One year. Twelve months. 365 days.
It’s been more-or-less a calendar year since I started to ritualistically log onto the Common App website every day after school, dreadfully responding to some variation of the question, “What do you expect to gain from making this monumental decision about your future?”
But one year/twelve months/365 days ago, the answer was simple. I wanted to tell stories, and I wanted to tell them so exceptionally that, in the future, people would be able to turn to my art when they needed it.
Now, a calendar year later, that hasn’t changed. I still stand by that dream. I walk around campus and attend my classes and connect with people, and I am exhilarated and awakened and just the right amount of terrified by the realization that I am exactly where I need to be in terms of my career and the rest of my life. Yes. I know what I want.
It’s just that there’s another dream I forgot to consider in the process. One that strays from cover letters and auditions and interviews. One that matters on such a strange and deeper level.
As someone who grew up on a steady diet of books and TV shows, stories not only fed me but helped me understand the world. Fiction was my guide to reality. It navigated me. And now, I’m terrified to say that I feel lost because I don’t know what I want personally.
I never forged a personal dream that extended beyond my four years in my small-town high school.
I mean, how could I? I grew up connecting to The OC’s core four walking down the pier, to the senior class of West Beverly crying out, “Donna Martin graduates!” to the ephemeral yet infinite moments where the teenagers in their fictional worlds were rightfully invincible. And everything that followed was never as fulfilling or touching or exciting as Nathan Scott making that winning shot or Ryan Atwood racing up the stairs to find Marissa Cooper on New Year’s Eve.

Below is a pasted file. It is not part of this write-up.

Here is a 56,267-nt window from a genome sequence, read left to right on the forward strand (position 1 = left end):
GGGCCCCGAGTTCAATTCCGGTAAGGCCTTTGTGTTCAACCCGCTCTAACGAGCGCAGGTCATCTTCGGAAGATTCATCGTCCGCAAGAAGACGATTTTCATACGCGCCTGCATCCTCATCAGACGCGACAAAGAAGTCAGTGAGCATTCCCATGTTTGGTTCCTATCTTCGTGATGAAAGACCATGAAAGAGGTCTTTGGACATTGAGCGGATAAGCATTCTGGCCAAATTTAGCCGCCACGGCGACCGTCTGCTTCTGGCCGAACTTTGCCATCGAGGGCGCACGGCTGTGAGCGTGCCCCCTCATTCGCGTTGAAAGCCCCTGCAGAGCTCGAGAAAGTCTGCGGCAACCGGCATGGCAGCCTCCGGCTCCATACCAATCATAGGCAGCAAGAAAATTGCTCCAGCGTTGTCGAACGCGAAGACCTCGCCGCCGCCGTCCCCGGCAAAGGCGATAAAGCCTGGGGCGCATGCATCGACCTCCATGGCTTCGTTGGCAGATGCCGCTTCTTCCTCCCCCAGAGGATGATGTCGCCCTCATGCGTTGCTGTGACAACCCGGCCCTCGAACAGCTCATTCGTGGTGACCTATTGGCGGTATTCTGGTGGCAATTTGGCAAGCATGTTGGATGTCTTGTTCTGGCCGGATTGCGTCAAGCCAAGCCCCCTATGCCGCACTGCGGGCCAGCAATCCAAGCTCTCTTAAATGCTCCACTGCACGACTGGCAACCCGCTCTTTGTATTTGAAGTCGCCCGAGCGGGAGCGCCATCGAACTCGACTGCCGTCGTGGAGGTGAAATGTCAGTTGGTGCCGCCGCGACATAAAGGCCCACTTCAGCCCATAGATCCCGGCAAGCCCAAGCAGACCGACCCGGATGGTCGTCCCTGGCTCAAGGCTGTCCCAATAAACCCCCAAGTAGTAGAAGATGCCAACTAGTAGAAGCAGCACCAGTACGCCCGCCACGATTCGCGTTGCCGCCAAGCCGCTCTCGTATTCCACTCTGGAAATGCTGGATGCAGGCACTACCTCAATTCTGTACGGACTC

It doesn’t help that the college years consistently make up the worst seasons of TV shows. Gossip Girl without Constance and St. Jude’s felt directionless and empty. Brenda freaking left, and One Tree Hill and Pretty Little Liars skipped over the calamity altogether.
Even Teen Wolf, in its last weeks, fought to keep the characters in a high school setting because there’s something shimmering and ineffably beautiful about the time in your life where every test and fight and kiss feels like the most important thing in the world.
Nothing feels quite as special as the innocence and intensity of a first love, the limitlessness of a long-time friendship, the now that resembles forever.
So maybe it’s not that I don’t know what I want personally as much as it is I don’t know what I want personally…from college. Because I know what I want now.
I want to do it all over again. I want to squeeze through the hallways and know the faces I pass and the histories hidden behind them. I want to spend too much time in the morning making sure every curl falls into the right place because how you present yourself to the world matters—because everything matters.
I want to feel my ribs against the railing of the stadium, feel the bleachers rattle under my feet, and let the electric atmosphere buzz against my skin.
But the time for those experiences is over. And I don’t know what to do with myself.
No one ever wants to be the person who is stuck in the past. The person who, god forbid, “peaked in high school.” Especially if you didn’t. Especially if you were too overwhelmed by AP classes and SATs and too stressed and too sad and too everything to enjoy those incredible moments that were sentimentalized—maybe almost promised to you—in fiction.
No one wants to hold onto what is no longer there. But I don’t know how to move on, because a part of me doesn’t want to.
This emotional aimlessness doesn’t permeate my everyday life. But as an artist and a human being, it’s impossible not to notice its presence. It’s like an open wound, like a relationship that ended without an explanation, a friendship that faded into scattered conversations then a couple hellos then nothing. And, like all open wounds, I know that in another year/twelve months/365 days or so, it’ll heal, and I’ll move on, and all that will remain will be a scar to occasionally remind me of what was. It’s just a matter of time.